• Addiction & Mental Health Services KFL&A – No walk-in services are being provided at this time and all groups have been put on hold. All clients continue to have access to staff/their workers by phone. The 24/7 Crisis Lines will continue as usual. The Napanee and Kingston offices will be closed to the public aside from booked appointments deemed to support providing essential services.  Clients arriving for these scheduled appointments will be screened. 
    • Crisis Line Numbers:
      • Kingston & Frontenac – 613-544-4229
      • Lennox & Addington – 613-354-7388

  • Kairos/Youth Diversion – Continued support via platforms of social media. Face-to-face contact will be offered in cases of crisis/emergency, but social distancing practices will be in place.

  • Kingston Health Sciences Centre
    • KGH Site – ITTP program is providing support via telephone only at this time
    • Hotel DieuNo non-essential face to face contact, but support is still being provided via phone/ OTN as available

  • Maltby Centre - Providing treatment and therapy by telephone and/or video for children, youth and young adults up until 24 years of age. In-person services have been suspended until further notice. Walk-in services are accessible via phone and/or video between 8:30 a.m. to 4:30 p.m, Monday-Friday. Visit to submit a request for service or call 1-844-855-8340.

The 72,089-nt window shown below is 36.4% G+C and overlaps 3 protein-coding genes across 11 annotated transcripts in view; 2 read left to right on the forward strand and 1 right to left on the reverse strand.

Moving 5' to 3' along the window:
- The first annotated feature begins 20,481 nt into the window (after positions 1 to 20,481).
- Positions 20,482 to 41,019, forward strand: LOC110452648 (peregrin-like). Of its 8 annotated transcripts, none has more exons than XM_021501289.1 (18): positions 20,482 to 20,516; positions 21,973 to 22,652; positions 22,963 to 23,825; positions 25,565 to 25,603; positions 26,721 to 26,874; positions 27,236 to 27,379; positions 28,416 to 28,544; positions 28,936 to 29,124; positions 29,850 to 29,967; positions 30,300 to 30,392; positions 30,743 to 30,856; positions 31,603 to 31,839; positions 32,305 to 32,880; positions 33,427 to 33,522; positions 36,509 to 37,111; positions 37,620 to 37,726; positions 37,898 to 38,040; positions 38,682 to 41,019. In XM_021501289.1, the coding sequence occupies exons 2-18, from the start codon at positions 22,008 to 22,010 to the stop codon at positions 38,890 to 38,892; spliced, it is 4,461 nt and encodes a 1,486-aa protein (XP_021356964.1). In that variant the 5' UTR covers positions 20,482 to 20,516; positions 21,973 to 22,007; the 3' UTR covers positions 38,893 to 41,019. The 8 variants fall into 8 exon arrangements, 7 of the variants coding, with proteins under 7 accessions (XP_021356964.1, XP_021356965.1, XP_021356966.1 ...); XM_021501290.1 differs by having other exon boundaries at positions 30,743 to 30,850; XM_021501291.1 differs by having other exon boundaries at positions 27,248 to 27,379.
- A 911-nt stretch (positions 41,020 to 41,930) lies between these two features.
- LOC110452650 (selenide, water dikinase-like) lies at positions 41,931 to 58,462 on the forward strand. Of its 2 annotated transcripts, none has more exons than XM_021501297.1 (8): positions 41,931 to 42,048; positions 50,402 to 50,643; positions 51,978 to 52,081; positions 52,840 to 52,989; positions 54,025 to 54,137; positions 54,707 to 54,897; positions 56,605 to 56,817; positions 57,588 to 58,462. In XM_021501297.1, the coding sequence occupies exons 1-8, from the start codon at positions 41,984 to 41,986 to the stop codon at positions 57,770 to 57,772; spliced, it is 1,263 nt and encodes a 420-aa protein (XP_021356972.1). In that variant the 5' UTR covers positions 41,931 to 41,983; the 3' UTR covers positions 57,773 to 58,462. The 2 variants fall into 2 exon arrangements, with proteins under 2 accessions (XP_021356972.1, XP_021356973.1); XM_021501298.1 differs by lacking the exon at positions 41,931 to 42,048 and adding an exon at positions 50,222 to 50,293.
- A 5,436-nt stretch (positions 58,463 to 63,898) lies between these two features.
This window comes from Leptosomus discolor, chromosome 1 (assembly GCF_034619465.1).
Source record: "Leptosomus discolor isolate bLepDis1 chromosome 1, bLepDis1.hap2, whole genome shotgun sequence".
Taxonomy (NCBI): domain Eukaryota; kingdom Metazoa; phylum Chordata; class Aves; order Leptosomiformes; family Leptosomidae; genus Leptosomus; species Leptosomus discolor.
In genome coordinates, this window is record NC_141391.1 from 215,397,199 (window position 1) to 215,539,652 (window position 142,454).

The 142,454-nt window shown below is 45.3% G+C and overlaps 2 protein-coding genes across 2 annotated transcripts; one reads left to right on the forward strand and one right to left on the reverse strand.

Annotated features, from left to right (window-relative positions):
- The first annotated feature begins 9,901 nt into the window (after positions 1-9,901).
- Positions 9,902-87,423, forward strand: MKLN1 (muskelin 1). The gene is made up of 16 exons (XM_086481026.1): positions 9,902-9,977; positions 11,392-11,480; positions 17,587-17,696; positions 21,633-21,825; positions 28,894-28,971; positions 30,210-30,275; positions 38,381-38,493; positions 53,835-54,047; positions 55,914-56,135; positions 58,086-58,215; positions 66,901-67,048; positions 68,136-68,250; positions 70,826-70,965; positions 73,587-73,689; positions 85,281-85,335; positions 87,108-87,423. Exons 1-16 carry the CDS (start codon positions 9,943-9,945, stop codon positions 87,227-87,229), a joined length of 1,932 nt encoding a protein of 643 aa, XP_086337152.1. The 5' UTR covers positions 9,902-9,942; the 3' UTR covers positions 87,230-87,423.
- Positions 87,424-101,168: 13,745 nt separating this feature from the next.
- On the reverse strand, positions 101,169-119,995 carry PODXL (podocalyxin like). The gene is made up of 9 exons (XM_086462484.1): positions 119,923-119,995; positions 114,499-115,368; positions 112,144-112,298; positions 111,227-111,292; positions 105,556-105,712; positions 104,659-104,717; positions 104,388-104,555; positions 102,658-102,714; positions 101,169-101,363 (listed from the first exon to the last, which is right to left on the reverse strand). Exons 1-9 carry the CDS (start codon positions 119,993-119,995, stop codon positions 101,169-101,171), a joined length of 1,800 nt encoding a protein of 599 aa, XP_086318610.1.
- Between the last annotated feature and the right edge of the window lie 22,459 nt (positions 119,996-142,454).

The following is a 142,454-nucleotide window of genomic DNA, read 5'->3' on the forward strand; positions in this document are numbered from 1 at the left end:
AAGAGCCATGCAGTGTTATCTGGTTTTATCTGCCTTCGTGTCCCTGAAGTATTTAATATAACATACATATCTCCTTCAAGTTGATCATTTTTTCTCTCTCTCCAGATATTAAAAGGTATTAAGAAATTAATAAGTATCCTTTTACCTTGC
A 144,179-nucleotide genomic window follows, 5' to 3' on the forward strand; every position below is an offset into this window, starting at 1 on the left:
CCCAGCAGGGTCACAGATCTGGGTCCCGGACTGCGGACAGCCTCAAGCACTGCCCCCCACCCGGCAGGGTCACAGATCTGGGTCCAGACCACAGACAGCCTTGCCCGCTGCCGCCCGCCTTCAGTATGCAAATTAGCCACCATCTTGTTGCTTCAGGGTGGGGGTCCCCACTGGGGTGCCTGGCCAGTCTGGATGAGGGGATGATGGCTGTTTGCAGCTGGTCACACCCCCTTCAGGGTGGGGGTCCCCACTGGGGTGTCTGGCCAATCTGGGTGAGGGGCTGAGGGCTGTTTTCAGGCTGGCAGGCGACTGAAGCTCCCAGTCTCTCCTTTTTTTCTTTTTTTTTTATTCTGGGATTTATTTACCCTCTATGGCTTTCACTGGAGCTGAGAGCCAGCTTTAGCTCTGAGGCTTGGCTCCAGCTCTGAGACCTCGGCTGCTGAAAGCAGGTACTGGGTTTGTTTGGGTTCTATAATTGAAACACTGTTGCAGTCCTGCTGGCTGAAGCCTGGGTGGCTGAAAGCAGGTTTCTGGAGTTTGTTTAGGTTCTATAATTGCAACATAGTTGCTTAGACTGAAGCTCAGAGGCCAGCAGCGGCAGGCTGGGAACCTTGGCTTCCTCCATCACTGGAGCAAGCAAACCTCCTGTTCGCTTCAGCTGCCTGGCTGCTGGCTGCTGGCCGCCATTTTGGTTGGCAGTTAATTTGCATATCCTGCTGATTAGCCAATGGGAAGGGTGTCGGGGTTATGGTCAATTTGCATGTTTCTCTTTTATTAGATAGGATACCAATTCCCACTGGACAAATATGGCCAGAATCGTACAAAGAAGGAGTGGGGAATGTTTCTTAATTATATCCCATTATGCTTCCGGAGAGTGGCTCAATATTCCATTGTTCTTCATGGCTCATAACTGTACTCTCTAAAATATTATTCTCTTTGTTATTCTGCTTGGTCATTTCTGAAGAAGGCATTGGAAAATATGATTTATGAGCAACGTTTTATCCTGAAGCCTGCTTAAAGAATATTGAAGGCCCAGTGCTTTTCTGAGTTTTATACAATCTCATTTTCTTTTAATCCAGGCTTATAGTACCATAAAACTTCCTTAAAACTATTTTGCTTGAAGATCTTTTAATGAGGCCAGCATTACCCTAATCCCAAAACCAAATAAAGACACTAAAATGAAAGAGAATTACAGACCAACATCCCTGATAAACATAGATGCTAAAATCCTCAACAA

• Crisis Numbers:
    • Monday-Friday – 613-546-8535 and let them know that your situation is urgent
    • After hours and weekends – 613-544-4229 and a service provider will help guide you to the right services

  • One Roof – Office at 426 Barrie St is closed. Youth Services staff will be working out of Home Base Housing Main Office at 540 Montreal Street, Monday-Friday 9 a.m.– 4:30 p.m. Telephone support is being provided at 613-776-9996.  

  • Resolve Counselling – All clinics and groups are postponed until further notice. Counselling services remain available by phone. For new client intakes call 613-549-7850 or email.

  • Sexual Assault Centre Kingston (SACK) – The centre is closed, but counselling services remain available to clients exclusively through video and telephone counselling. New referrals are being accepted through distance counselling and coordinators are available via 613-545-0762.  
    • Crisis Line - 613-544-6424 or 1-877-544-6424.
    • Chat and Text - 613-544-6424 Monday-Friday, 4-10 p.m. 
  • Lennox & Addington Youth Hub – Closed until further notice. Staff will be monitoring the Youth Hub phone number (613-308-9338) and email  and will respond to all inquiries in a timely manner.